Besides, in the theory of modelling it is well-accepted to follow a so-called five-step method [45], namely:

(a) Ask the question. (b) Identify the modelling approach. (c) Formulate the model. (d) Solve the model. (e) Answer the initial question [45].

Looking at the dynamics of published papers so far in the area of fractional modelling, we conclude that not all the above-mentioned five steps are taken into account; therefore, obeying all five steps should be a priority for the future studies. The question related to the most suitable kernel [9, 17, 2023, 25, 2730, 44, 4648] for given real data corresponding to a given complex process is still a difficult task, and it is deeply related to the second and third steps presented above. In our opinion, various kernels used today by researchers (some of them related to fractional calculus but some of them not) can be satisfactorily unified under the umbrella of the large spectra of memory.

An example: tumour–immune surveillance mathematical model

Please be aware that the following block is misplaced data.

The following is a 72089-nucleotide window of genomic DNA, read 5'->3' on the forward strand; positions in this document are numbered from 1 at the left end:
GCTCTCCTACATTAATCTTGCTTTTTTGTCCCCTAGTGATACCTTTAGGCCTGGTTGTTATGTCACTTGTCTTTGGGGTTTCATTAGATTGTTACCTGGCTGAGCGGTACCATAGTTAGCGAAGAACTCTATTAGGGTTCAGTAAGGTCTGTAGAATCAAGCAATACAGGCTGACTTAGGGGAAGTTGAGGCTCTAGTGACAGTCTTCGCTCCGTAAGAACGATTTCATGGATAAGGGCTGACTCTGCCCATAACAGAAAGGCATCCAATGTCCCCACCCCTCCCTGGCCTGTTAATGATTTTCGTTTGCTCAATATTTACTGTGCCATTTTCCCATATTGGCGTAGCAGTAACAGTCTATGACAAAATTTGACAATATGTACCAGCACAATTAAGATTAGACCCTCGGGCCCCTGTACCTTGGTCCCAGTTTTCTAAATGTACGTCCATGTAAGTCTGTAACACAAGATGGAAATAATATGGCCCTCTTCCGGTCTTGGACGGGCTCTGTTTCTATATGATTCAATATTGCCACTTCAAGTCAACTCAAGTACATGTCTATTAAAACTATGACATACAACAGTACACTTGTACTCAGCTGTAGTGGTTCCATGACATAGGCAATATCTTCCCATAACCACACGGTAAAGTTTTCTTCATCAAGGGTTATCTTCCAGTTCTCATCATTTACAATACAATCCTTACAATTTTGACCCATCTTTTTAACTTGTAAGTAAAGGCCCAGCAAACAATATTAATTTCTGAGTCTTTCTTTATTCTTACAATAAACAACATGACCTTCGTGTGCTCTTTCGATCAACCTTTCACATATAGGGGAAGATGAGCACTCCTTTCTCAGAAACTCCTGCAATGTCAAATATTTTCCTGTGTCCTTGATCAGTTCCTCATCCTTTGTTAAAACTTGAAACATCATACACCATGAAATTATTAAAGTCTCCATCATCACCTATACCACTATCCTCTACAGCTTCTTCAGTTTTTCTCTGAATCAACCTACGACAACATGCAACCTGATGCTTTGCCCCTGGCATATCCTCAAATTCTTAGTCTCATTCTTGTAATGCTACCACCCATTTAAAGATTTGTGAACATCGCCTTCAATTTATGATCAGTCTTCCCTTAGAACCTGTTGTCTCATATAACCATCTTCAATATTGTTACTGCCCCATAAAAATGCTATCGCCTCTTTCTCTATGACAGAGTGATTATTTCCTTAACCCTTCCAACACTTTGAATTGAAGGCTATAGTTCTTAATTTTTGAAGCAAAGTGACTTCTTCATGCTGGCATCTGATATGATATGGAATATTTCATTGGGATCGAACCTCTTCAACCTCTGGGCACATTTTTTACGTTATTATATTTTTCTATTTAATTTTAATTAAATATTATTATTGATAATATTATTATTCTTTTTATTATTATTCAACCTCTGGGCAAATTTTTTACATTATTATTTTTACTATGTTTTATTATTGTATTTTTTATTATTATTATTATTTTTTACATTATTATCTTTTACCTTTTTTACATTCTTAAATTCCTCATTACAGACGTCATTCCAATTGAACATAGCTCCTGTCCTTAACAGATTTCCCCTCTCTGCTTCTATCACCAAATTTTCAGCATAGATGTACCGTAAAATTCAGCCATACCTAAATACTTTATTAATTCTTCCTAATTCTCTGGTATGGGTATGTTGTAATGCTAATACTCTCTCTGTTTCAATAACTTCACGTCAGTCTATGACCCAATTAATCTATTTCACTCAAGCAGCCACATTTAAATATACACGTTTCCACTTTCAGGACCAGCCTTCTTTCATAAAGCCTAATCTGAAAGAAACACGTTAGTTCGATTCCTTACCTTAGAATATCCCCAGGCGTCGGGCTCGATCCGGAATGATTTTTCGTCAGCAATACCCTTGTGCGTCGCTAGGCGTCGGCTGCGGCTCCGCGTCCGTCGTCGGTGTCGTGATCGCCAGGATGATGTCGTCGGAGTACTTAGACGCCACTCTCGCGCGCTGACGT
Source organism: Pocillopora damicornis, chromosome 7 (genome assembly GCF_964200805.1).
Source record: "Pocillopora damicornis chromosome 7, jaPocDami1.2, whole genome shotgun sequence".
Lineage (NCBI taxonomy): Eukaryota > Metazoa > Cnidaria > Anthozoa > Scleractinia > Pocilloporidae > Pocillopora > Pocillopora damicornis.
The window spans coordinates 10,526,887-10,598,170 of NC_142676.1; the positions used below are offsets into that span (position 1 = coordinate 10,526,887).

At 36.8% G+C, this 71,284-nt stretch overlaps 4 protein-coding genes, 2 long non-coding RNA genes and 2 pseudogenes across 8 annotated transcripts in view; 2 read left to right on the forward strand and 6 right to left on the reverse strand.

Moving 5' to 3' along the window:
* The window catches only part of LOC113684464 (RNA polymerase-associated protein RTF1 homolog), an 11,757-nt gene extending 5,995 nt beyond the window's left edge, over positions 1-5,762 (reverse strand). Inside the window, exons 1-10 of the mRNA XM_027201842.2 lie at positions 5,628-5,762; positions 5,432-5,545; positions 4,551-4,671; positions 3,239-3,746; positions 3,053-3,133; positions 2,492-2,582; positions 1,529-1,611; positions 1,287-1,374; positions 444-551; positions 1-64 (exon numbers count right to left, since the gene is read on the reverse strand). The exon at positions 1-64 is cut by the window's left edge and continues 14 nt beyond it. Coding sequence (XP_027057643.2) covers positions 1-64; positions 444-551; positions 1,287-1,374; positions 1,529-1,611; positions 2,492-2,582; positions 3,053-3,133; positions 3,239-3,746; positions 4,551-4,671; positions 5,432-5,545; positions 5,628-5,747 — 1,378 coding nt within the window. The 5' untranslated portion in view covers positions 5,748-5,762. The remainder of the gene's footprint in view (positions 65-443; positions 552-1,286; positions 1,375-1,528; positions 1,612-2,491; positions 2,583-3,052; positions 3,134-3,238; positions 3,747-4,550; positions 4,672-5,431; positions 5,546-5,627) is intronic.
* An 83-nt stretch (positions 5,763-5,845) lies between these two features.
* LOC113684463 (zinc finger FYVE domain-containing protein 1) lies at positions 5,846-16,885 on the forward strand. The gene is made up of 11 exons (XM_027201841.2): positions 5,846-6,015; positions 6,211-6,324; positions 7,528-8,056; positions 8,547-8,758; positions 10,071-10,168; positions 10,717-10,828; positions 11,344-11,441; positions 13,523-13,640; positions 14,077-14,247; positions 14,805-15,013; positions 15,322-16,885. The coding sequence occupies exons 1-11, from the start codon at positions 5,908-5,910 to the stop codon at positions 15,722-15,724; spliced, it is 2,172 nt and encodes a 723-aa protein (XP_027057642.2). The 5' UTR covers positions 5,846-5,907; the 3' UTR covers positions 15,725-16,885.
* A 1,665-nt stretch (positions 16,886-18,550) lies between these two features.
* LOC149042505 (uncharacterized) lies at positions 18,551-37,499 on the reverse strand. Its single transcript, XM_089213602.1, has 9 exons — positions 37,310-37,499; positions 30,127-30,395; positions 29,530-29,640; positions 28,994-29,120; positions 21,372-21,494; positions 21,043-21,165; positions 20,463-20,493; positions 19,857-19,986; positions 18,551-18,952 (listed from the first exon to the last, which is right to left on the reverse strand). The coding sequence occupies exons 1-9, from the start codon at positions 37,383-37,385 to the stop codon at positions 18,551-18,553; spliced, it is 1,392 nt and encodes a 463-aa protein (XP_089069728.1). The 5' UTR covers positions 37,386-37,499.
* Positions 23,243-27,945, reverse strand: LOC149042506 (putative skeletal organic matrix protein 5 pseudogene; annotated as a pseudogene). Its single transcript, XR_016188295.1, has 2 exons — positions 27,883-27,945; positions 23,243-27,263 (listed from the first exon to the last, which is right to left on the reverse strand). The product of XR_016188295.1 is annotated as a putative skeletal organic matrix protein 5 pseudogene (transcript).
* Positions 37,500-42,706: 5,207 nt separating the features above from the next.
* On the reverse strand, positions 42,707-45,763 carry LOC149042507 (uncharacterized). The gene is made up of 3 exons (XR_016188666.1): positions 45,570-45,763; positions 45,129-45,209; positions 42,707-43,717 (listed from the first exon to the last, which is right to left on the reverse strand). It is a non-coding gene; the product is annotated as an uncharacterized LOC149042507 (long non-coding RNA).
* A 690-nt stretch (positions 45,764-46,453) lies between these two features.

In what follows we give a simple example of using several fractional kernels [29]. The classical model of tumour–immune surveillance system introduced in [49] investigated the interaction between the population of various tumour cells and immune system interceded by activated CD8+ CTLs and NK cells. Taking into account that fractional derivatives basically comprise memory, it is argumentative to utilise a fractional extension to this model. Thus, in the classical model all integer derivatives are replaced by their αth order Mittag-Leffler kernel (ABC) fractional derivative [23] where \(\alpha \in {(0,1)}\). The dimensionality condition on both sides of the fractional model, namely the left- and right-hand sides possess the same dimension \((\mathrm{{time}})^{-\alpha }\), implies that the biological parameters having the dimension \((\mathrm{{time}})^{-1}\) are modified by the power of α, while the other parameters as well as dimensionless ones remain unchanged [41]. According to these attributes, the generalised ABC fractional model of tumour–immune surveillance is proposed as follows [29]: